Cappadocia, the historical region located in the central part of the country, is called the heart of today’s Turkey. This region is interesting not only for its extraordinary nature, but also for the opportunity to touch the history of the first centuries of the Christian Church.
When meeting with Cappadocia, the idea involuntarily arises that you are on a different planet – the landscapes that open to your eyes are so unique and do not look like anything. There are volcanoes with snow-capped peaks, low, free-standing mountains, rock massifs and fertile valleys.
The most comfortable time to travel to Cappadocia is spring or autumn.
Underground cities and shrines of Cappadocia
Nevsehir is one of the few cities in Cappadocia where people, like 500 years ago, live in tuff caves, converting them into modern dwellings.
Urgyup is notable for its unique cave houses, as well as the temple and the house where St. John of Russia prayed and lived.
Goreme. The main attraction here is the open-air museum, which includes about 30 cave churches
Derinkuyu – an ancient underground city near Nevsehir, built in the 8-7 centuries. BC e., which was used by the early Christians in order to hide from the Arabs oppressing them.
Kaymakly is another underground city connected to Derinkuyu by a 9-kilometer tunnel. Currently, archaeologists have excavated 8 floors, but only the top 4 are open for visits.
The Ihlara Gorge is a deep and long canyon of volcanic origin (almost 14 km), in the sheer walls of which the hermit Christians built many temples, connecting them with an extensive network of passages.
Entertainment and Attractions
Modern Cappadocia is a major tourist center, more than a million foreign visitors come here annually, mainly from Western Europe, India, China, Japan and America. For tourists in Cappadocia, hotels of various levels have been built – from elite and even unique to the simplest. Various entertainment services are provided here – ski slopes, ethnic holidays, balloon flights. The unique nature and genuine treasures of Christian history and culture that are here, unfortunately, remain unknown to most Russians.
For a person who first came to Cappadocia, acquaintance most often begins with a visit to the capital of the region of Kayseri (Caesarea). This is a large industrial city and administrative center with a population of more than a million people, with multi-storey standard buildings. There are archaeological and ethnographic museums with interesting collections, fragments of an ancient fortress have been preserved.
At the end of the 3rd century. Christians began to actively explore the area between the three largest cities of Cappadocia – Nissa, Nazianz and Caesarea. They used underground shelters dug, according to historians, back during the Hittite kingdom. It was the Christians who expanded and deepened these cave structures, creating in some places real underground cities, the population of which, according to modern estimates, was up to 10 thousand people. The most famous of them, located near the village of Derinkuyu, goes 85 meters into the earth. In multi-storey labyrinths there were living quarters, storages, stables, workshops, and, of course, temples. Ancient underground cities are currently open to the public. They amaze with their scale and perfectly thought-out life support system. The ventilation shafts of the time are still operating here, and the tunnels and halls have a functional architecture. No less interesting is the underground city under the village of Kaimakly, where archaeologists have excavated so far only 5 floors. There is an assumption that the underground cities were used by Christians as shelters, first from the persecution of the Roman emperors, then from nomad Arabs, who often raided these lands in the 8th century, and then from the Seljuk Turks.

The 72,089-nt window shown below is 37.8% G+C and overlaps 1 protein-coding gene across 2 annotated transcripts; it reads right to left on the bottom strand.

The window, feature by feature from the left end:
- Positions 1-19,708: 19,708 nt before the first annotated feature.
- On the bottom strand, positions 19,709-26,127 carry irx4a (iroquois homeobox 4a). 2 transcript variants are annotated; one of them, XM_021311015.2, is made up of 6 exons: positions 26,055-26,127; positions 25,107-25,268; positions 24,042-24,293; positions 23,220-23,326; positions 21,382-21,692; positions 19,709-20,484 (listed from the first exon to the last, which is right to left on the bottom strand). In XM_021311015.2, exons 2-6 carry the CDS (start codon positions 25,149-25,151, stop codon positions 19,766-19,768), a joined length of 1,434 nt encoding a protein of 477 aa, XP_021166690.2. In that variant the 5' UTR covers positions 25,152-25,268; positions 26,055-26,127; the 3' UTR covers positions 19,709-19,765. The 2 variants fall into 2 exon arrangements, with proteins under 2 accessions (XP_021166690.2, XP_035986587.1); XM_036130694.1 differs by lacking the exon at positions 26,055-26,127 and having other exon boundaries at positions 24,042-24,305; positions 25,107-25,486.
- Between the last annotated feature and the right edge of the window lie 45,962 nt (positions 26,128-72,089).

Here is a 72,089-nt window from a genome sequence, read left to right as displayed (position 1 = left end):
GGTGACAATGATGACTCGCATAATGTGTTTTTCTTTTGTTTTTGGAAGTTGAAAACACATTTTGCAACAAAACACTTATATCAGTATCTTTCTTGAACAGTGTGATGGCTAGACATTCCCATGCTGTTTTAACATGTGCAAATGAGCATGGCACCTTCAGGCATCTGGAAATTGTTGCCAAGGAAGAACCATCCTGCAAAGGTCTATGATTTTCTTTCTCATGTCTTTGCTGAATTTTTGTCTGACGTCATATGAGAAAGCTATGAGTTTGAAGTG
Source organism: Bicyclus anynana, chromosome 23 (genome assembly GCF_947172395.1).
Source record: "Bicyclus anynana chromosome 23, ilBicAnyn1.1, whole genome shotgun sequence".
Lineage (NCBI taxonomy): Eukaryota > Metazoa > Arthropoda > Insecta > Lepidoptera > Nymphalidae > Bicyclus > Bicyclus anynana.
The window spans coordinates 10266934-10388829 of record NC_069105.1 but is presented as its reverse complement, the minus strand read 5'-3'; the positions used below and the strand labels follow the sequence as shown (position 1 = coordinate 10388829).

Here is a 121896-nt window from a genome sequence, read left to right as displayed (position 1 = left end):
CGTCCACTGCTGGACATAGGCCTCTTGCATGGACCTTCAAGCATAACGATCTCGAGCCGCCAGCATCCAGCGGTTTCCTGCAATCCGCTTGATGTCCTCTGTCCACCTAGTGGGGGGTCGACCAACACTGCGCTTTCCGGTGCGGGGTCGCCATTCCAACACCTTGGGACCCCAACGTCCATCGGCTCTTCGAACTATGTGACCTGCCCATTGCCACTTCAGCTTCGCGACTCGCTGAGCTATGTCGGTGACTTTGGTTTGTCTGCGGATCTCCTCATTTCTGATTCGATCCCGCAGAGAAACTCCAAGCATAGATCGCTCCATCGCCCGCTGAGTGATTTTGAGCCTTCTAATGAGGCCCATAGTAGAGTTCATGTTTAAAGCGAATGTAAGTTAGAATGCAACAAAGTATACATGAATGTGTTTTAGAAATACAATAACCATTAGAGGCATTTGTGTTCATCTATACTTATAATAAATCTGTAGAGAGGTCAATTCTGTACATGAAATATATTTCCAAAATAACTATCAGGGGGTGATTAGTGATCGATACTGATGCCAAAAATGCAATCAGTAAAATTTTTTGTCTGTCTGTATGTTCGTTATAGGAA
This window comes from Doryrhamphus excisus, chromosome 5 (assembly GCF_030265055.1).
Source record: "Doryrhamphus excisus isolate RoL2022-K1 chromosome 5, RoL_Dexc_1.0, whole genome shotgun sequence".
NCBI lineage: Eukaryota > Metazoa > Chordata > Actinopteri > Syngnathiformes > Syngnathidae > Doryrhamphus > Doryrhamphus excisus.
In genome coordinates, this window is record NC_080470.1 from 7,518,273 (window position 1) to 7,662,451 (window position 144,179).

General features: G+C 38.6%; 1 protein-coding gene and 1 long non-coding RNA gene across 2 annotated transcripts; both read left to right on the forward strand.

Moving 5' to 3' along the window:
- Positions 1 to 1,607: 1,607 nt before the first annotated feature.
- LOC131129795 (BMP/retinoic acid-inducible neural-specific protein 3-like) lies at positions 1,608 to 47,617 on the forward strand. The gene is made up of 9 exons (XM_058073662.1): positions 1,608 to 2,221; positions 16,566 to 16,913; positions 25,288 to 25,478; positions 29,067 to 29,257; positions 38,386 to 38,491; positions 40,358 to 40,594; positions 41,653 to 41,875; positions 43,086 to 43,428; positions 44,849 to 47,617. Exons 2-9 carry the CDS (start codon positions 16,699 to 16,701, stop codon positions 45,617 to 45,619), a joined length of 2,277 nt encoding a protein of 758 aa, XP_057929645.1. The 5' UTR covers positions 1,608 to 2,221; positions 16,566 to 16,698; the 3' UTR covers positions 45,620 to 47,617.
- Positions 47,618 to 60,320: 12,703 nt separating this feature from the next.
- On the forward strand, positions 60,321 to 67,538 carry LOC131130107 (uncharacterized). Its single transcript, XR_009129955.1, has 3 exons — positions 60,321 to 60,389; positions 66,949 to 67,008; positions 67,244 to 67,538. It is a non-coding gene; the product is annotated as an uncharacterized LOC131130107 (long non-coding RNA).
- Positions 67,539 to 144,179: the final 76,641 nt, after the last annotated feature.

Goreme and Ihlara are the most famous and largest temple complexes of Christian Byzantine times. Temples of this period are also in the villages of Gizelyurt, Ortahisar, Gulsehir, Mustafapasha, Zelve valleys, Soganly, Pashbag and in many other places of Cappadocia.
Pilgrimage Tours to Cappadocia
This land is dear to the Orthodox heart by the fact that the apostolic sermon of St. Paul sounded here. But Cappadocia itself, where the Christian community arose quite early, showed the world a host of saints. In the church calendar there are more than fifty names of saints, martyrs, reverends and the righteous.
Cappadocia is the birthplace of the martyr Longinus Sotnik, the natives of this ancient land were St. Basil the Great, Archbishop of Caesarea of Cappadocia, his younger brother Gregory, Bishop of Nyssa, as well as Gregory the Theologian, Patriarch of Constantinople. These Church Fathers, who made a huge contribution to the formation of the Orthodox doctrine of the Holy Trinity, as well as Christian theology as a whole, went down in history with the name of the “great Cappadocians”.
At the first meeting with Cappadocia, the thought involuntarily arises that you are on a different planet – so unique and nothing like